Tag Archives: identity

Same Same but Different: Identity, Family and Community

by Oyin Akande

Tate Britain hosted its final Late of the year 2016 on Friday with an evening at Millbank aimed at exploring family and belonging through an evening of art, music, and conversation.

The Cholmondeley Ladies c.1600-10 British School 17th century 1600-1699 Presented anonymously 1955 http://www.tate.org.uk/art/work/T00069

The Cholmondeley Ladies c.1600-10 British School 17th century 1600-1699 Presented anonymously 1955 http://www.tate.org.uk/art/work/T00069

The evening brought a peculiar object of the past into discussion with more contemporary issues and culture. Inspired by themes of family and identity in the infamous 17th-century painting, ‘The Cholmondeley Ladies’– a popular favourite at the Tate Britain- the night was aimed at creating a conversation around contemporary communities, family, and heritage. The translatability of the image is remarkable. This type of portraiture was very popular in the Elizabethan and early Stuart periods but the linearity and the non-naturalism of the image are very familiar tropes to the contemporary eye.

 

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Photography: Nadine Ijewere, Victoria & Jennifer Same//Difference

The painting of the Cholmondeley Ladies is shrouded in an attractive mystery. The artist is unknown and, indeed, the identities of the figures are ambiguous. The image is of ‘Two Ladies of the Cholmondeley Family, Who were born the same day, Married the same day, And brought to Bed [gave birth] the same day’, as the inscription states, yet there is nothing in the genealogical tables either to support or refute the assumption that the subjects were twins or even sisters, which is the general assumption. They might only have married into the Cholmondeley family and the fact that they shared the same birthday could be explained as pure coincidence. Nevertheless, they share a strong resemblance.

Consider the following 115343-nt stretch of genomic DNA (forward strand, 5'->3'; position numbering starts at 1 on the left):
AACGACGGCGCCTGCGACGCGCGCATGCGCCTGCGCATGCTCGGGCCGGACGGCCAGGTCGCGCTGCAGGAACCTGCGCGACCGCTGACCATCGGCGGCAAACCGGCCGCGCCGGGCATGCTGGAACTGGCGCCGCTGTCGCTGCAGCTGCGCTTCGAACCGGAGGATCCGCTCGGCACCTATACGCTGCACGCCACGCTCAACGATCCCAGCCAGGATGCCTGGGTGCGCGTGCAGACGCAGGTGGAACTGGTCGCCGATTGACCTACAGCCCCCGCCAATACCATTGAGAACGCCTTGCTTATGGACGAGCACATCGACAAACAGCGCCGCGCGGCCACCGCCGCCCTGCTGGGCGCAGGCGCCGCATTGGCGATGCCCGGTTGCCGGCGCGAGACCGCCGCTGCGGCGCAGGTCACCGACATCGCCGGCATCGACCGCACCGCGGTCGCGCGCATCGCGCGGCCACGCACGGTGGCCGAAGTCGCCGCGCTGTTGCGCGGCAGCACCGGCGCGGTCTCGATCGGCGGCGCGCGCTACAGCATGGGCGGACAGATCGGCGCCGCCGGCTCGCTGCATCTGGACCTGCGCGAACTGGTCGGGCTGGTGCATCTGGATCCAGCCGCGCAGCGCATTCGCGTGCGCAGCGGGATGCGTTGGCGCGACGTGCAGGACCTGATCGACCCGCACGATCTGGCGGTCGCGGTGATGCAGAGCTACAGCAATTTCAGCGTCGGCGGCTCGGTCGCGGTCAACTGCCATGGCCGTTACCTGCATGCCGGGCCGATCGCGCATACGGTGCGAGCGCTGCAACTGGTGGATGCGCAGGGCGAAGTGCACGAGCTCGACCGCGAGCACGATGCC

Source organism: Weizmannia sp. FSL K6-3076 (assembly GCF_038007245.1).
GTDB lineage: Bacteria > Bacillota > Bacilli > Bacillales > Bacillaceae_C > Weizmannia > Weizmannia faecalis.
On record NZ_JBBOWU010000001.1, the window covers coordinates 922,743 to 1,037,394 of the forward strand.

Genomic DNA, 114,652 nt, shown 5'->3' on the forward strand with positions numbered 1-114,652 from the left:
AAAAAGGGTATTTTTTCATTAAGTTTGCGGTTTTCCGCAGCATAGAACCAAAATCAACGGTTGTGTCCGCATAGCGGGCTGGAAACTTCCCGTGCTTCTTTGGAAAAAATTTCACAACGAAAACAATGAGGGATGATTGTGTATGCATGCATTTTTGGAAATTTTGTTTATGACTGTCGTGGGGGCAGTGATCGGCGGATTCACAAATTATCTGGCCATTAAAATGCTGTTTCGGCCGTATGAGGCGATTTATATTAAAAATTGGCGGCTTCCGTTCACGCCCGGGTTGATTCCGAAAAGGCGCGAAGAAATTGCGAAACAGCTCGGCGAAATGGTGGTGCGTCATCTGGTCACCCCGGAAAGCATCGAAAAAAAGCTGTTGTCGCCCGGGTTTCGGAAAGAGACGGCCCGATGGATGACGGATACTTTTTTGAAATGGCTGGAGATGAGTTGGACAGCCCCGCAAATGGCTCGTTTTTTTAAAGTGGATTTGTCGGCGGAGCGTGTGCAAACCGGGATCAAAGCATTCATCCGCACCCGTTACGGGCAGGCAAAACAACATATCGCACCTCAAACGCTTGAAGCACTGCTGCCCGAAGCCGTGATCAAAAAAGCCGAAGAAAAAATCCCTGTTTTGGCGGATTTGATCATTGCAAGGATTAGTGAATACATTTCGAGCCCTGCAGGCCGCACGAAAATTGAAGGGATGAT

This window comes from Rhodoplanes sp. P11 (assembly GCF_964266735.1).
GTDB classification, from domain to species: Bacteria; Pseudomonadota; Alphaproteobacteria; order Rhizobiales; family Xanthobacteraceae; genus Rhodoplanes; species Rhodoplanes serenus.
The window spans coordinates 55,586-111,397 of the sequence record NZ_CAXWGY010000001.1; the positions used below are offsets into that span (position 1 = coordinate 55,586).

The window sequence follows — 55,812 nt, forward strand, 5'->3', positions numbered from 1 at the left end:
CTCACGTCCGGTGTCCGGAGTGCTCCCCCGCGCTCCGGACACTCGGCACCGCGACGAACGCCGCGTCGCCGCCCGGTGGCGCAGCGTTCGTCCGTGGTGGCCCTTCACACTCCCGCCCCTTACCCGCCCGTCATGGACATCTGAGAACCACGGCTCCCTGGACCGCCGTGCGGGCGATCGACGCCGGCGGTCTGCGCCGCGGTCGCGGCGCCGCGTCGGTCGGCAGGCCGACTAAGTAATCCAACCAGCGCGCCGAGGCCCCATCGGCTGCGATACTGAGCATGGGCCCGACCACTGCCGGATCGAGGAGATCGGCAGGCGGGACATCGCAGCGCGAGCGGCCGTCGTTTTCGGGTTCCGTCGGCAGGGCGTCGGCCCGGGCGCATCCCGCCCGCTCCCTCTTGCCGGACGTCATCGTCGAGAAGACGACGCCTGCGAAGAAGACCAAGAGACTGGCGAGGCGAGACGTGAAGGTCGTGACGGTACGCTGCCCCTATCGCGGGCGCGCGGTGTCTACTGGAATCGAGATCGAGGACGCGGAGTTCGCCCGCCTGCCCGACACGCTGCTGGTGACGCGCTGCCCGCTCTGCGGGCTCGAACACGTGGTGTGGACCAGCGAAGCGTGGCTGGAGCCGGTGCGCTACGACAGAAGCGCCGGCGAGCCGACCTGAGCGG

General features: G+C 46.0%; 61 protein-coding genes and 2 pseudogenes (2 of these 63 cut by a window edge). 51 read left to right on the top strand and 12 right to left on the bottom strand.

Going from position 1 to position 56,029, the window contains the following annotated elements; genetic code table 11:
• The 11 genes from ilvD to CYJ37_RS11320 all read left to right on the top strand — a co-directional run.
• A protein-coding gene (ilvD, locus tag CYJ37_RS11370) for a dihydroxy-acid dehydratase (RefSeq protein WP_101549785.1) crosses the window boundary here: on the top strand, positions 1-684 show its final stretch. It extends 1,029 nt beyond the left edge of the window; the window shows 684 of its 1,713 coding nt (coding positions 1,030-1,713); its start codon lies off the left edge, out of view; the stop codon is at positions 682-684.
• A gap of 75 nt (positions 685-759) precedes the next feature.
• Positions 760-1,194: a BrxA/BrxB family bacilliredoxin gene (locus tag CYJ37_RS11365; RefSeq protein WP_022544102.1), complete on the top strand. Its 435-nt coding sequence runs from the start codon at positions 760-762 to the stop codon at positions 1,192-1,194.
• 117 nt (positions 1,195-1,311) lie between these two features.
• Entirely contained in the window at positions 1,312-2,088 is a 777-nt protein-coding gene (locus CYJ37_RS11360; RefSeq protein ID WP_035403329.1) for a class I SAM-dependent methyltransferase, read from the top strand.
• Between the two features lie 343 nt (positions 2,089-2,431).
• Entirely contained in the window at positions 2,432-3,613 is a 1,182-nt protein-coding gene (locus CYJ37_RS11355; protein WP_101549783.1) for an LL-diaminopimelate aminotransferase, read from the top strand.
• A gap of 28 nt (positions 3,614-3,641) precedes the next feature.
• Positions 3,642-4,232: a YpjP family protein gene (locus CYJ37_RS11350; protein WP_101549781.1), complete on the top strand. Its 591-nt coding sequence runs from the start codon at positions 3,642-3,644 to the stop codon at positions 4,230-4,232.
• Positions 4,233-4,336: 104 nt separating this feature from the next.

A superficial glance will inform you that the figures are identical but the painting plays games and you are continuously finding idiosyncrasies with increased familiarity with the work.

Nadine Ijewere’s work offers such an interesting dialogue with the 17th-century oil painting. The Jamaican-Nigerian photographer struggled with her own mixed identity and the disconnection she felt from her heritage growing up in London. She developed an interest in people and culture and used her photographs to explore it. “I’m interested in how other people identify and celebrate who they are and where they’re from,” she explains.

Ijewere started Same//Difference, a personal project, to explore family and heritage through physical traits of siblings. Her project mainly documents non-Caucasian women as she hopes to give a platform to under-represented ethnicities and identities. She is interested in sisters stating that ‘being a sister and having sisters is special. Sisters share strong bonds. And that bond stretches further too, between women, uniting them and helping them recognize the beauty within one another’, in an interview with i-D magazine earlier this year.

Photography: Nadine Ijewere Amin & Mina, Zena & Ama, Erin, Beth & Rebecca Same//Difference

Photography: Nadine Ijewere Amin & Mina, Zena & Ama, Erin, Beth, Rebecca Same//Difference